The Total Debt Servicing Ratio framework is the latest rule enforced by the Monetary Authority of Singapore (MAS). In short, this framework is a set of rules that restrict financial institutions from lending to an individual if his outstanding debt repayments (any debt, not only linked to property) exceed 60% of his gross income (including the potential new loan). The interest rate used for calculation of the new loan is 3.5% or the actual interest rate, whichever is higher.
Guarantors must not exceed the TDSR threshold as well.
From 11 March 2017, the TDSR has been relaxed for mortgage equity withdrawal loans with Loan-To-Value ratios of 50% or less. This is meant to help retirees to get cash from their real-estate investments.
Loan Tenure limit
Tenures of loans granted by financial institutions regulated by the MAS are limited to 35 years.
In case of co-borrowers, the income-weighted average age will be used, i.e. assuming Mr A (40) who earns $3,000 monthly and Mr B (30) who earns $2,000 apply for a loan, their income-weighted average age will be 36.
Loan-To-Value (LTV) limits
The LTV limit is the maximum percentage of the purchase price (price agreed upon between buyer and seller) or valuation price (given by the bank), whichever is lower, that can be borrowed from the bank. These rates were revised on 5 July 2018 as follows:
- 75% if you do not have any other outstanding loan. If you are a foreigner without PR status, some banks might cap at 65% or even 55%;
- 45% if you have one outstanding loan;
- 35% if you have two or more outstanding loans;
- 15% if you are buying under a company.
If your loan tenure is more than 30 years or the loan period would go beyond the retirement age of 65, these limits are lowered to:
- 55% if you do not have any other outstanding loan;
- 25% if you have one outstanding loan;
- 15% if you have two or more outstanding loans or if you are buying under a company.
The borrower must be the same person than the one purchasing the property.
Minimum Cash Down Payment
The remaining amount (from the LTV above) that cannot be borrowed from the bank has to be paid in cash or can come from a CPF ordinary account (mandatory saving account for Singapore citizens and Permanent Residents). However, there is a minimum percentage of the purchase price or valuation price, whichever is lower, that has to be paid in cash:
- 5% cash if you do not have any other outstanding loan;
- 10% cash if you do not have any other outstanding loan and your loan tenure is more than 30 years or the loan period would go beyond the retirement age of 65;
- 25% cash in all other cases.
Additional Buyer Stamp Duty (ABSD)
Anybody buying a residental property in Singapore is required to pay stamp duties (i.e. a tax) equivalent to roughly 3% of the purchase price or valuation price, whichever is higher. To cool the market, the government introduced an addtional stamp duty (the ABSD) which varies according to your immigration status (rates were revised on 5 July 2018):
- If you are a Singapore citizen, the ABSD is 0%/12%/15% if you are buying your first/second/third or subsequent property respectively.
- If you are a Singapore Permanent Resident, the ABSD is 5%/15% if you are buying your first/second or subsequent property respectively.
- If you are a foreigner (living in Singapore or not), the ABSD is 20% if you are buying your first or subsequent property.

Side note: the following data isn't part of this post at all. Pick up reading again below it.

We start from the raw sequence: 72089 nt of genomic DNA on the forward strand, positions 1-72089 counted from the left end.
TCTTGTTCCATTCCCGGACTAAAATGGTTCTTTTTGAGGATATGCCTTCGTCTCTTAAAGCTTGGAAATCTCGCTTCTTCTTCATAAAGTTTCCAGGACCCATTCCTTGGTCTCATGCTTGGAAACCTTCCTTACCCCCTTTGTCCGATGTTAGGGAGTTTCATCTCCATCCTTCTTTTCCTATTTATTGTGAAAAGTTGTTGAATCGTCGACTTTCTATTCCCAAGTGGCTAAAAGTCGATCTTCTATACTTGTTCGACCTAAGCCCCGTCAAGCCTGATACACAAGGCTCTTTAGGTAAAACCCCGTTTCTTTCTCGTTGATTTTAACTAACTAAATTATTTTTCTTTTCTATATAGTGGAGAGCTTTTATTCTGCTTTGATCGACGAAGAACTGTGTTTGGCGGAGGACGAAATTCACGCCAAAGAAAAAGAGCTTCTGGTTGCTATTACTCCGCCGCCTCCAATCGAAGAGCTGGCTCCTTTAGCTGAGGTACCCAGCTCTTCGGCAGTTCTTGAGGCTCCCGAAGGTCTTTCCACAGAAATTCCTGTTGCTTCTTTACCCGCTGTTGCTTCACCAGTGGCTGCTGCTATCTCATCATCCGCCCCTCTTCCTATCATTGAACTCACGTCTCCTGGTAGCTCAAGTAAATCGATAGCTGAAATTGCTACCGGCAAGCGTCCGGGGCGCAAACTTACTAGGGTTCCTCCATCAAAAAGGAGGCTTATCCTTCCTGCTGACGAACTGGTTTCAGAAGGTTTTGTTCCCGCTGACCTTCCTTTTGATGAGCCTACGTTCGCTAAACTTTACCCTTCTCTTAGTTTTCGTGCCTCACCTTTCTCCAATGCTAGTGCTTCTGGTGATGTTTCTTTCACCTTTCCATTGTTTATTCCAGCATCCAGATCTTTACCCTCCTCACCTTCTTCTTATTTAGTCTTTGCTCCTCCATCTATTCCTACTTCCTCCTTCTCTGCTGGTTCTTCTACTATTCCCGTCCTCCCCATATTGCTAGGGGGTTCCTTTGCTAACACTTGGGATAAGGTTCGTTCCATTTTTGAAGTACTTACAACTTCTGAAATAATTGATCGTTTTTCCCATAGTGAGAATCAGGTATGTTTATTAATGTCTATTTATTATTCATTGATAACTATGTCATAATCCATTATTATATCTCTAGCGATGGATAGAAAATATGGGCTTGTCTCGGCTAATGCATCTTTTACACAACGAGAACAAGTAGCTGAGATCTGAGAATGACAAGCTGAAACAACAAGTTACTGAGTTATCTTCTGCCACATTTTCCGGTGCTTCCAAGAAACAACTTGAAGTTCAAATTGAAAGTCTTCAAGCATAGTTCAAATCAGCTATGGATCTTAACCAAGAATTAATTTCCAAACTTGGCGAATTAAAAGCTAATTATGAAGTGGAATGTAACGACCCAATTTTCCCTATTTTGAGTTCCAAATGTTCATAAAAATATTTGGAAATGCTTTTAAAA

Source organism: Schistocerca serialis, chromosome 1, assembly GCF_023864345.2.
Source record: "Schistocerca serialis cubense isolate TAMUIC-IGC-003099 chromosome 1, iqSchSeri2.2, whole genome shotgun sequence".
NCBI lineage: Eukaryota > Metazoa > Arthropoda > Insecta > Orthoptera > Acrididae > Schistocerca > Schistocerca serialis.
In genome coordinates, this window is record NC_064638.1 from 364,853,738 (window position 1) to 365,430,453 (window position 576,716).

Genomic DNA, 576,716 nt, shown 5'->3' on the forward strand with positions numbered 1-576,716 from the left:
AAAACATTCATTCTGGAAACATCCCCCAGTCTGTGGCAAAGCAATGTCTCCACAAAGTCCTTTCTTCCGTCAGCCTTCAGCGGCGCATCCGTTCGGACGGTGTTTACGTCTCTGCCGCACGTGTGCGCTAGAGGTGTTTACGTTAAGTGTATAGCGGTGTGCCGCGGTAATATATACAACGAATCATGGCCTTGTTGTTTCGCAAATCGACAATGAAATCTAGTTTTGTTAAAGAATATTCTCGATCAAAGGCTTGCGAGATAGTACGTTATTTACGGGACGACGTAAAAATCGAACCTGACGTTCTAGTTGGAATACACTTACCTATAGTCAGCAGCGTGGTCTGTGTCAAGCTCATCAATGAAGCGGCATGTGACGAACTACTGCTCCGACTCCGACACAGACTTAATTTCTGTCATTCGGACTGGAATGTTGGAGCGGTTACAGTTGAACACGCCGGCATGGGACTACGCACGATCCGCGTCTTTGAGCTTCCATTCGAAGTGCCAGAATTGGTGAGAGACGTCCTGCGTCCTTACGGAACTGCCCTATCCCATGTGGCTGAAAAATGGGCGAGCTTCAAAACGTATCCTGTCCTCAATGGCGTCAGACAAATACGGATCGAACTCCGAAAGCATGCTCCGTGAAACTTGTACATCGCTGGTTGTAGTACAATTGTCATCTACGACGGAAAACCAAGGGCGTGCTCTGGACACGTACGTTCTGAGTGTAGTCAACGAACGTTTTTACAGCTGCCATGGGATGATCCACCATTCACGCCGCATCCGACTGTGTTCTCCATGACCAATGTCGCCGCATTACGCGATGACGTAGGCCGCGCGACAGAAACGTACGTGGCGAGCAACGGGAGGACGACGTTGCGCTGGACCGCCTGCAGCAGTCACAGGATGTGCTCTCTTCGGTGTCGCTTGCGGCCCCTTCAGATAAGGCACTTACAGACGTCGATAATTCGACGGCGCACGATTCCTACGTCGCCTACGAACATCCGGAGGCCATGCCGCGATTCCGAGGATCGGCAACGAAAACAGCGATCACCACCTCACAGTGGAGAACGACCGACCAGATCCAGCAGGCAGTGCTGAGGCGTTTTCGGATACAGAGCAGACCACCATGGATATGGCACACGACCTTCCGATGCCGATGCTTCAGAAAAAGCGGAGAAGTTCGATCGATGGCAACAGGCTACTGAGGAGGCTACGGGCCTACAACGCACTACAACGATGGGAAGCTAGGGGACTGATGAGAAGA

- If you are buying under a company, the ABSD is 25% if you are buying your first or subsequent property. Developers are subject to an additional 5%.
Purchases by more than one individual will be subject to the highest applicable ABSD (some exemptions apply - see below).
Seller Stamp Duty (SSD)
To reign in speculation, sellers are required to pay a tax, the Seller Stamp Duty, which is a percentage of the selling price or valuation price, whichever is higher.
If you purchased your property between 30 August 2010 and 13 January 2011, the SSD rate is about 1%.
If you purchased your property between 14 January 2011 and 10 March 2017, the SSD rates are the following:
- If you sell less than 1 year after purchase: 16%;
- If you sell between 1 year and 2 years after purchase: 12%;
- If you sell between 2 and 3 years after purchase: 8%;
- If you sell between 3 and 4 years after purchase: 4%.
If you purchased your property on or after 10 March 2017, the SSD rates are the following:
- If you sell less than 1 year after purchase: 12%;
- If you sell between 1 year and 2 years after purchase: 8%;
- If you sell between 2 and 3 years after purchase: 4%.
Restrictions regarding Public Housing
Housing sponsored by the government (HDB flats) have extra restrictions:
- The Mortgage Servicing Ratio (MSR), i.e. percentage of income that can pay for the loan, is capped at:
- 30% if the loan is granted by a private institution such as a bank
- 35% if the loan is granted by the HDB
- Permanent Residents are not allowed to rent out their entire unit (which requires approval from the HDB);
- Permanent Residents who own a HDB flat must sell their flat within 6 months of purchasing a private residential property in Singapore.
From 11 March 2017, all these rules apply whether the property is transacted directly or through transfer of equity interest in a residential Property-Holding Entiry (PHE).
Exemptions and Reliefs
If you own a residential property in Singapore, you are not subject to these limits when you obtain a housing loan for the purchase of a property which is an Executive Condominium (EC) purchased directly from a property developer or a HDB flat (which requires you to dispose of your previous flat)
- Nationals from the USA, Switzerland, Norway, Iceland, and Liechtenstein are exempted from paying the ABSD for foreigners. The ABSD rule applying to them is the same than Singapore citizens.
- Married couples with at least 1 Singapore citizen will be exempted from paying the ABSD if: